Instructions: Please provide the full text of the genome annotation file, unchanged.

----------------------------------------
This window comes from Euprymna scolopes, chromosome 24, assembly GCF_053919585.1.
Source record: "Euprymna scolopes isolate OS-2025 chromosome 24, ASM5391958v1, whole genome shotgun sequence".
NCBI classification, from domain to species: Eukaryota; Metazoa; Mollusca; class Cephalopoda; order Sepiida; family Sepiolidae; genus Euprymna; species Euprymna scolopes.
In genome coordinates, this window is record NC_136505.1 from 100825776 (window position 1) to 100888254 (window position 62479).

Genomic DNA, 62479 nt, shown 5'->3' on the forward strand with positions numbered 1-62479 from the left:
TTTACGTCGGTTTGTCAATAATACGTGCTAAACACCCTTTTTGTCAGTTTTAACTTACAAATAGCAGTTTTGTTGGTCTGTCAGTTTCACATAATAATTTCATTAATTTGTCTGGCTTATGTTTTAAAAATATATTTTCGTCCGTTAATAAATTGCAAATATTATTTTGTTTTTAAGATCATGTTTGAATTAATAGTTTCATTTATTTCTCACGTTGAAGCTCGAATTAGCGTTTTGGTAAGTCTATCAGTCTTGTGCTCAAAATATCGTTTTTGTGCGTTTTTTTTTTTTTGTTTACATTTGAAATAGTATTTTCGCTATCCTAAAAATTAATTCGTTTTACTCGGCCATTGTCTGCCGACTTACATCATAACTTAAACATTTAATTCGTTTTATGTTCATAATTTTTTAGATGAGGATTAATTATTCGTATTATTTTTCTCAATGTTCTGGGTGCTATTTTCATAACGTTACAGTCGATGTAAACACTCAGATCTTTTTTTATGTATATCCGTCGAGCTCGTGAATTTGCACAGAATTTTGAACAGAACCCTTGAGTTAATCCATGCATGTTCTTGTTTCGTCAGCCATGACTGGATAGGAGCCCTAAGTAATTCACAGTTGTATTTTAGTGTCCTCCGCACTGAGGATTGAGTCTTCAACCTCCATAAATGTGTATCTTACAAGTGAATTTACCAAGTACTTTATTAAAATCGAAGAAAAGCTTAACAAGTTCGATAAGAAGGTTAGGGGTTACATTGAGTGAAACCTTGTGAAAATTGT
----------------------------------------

This window comes from Euprymna scolopes, chromosome 24, assembly GCF_053919585.1.
Source record: "Euprymna scolopes isolate OS-2025 chromosome 24, ASM5391958v1, whole genome shotgun sequence".
NCBI classification, from domain to species: Eukaryota; Metazoa; Mollusca; class Cephalopoda; order Sepiida; family Sepiolidae; genus Euprymna; species Euprymna scolopes.
In genome coordinates, this window is record NC_136505.1 from 100825776 (window position 1) to 100888254 (window position 62479).

Genomic DNA, 62479 nt, shown 5'->3' on the forward strand with positions numbered 1-62479 from the left:
TTTACGTCGGTTTGTCAATAATACGTGCTAAACACCCTTTTTGTCAGTTTTAACTTACAAATAGCAGTTTTGTTGGTCTGTCAGTTTCACATAATAATTTCATTAATTTGTCTGGCTTATGTTTTAAAAATATATTTTCGTCCGTTAATAAATTGCAAATATTATTTTGTTTTTAAGATCATGTTTGAATTAATAGTTTCATTTATTTCTCACGTTGAAGCTCGAATTAGCGTTTTGGTAAGTCTATCAGTCTTGTGCTCAAAATATCGTTTTTGTGCGTTTTTTTTTTTTTGTTTACATTTGAAATAGTATTTTCGCTATCCTAAAAATTAATTCGTTTTACTCGGCCATTGTCTGCCGACTTACATCATAACTTAAACATTTAATTCGTTTTATGTTCATAATTTTTTAGATGAGGATTAATTATTCGTATTATTTTTCTCAATGTTCTGGGTGCTATTTTCATAACGTTACAGTCGATGTAAACACTCAGATCTTTTTTTATGTATATCCGTCGAGCTCGTGAATTTGCACAGAATTTTGAACAGAACCCTTGAGTTAATCCATGCATGTTCTTGTTTCGTCAGCCATGACTGGATAGGAGCCCTAAGTAATTCACAGTTGTATTTTAGTGTCCTCCGCACTGAGGATTGAGTCTTCAACCTCCATAAATGTGTATCTTACAAGTGAATTTACCAAGTACTTTATTAAAATCGAAGAAAAGCTTAACAAGTTCGATAAGAAGGTTAGGGGTTACATTGAGTGAAACCTTGTGAAAATTGT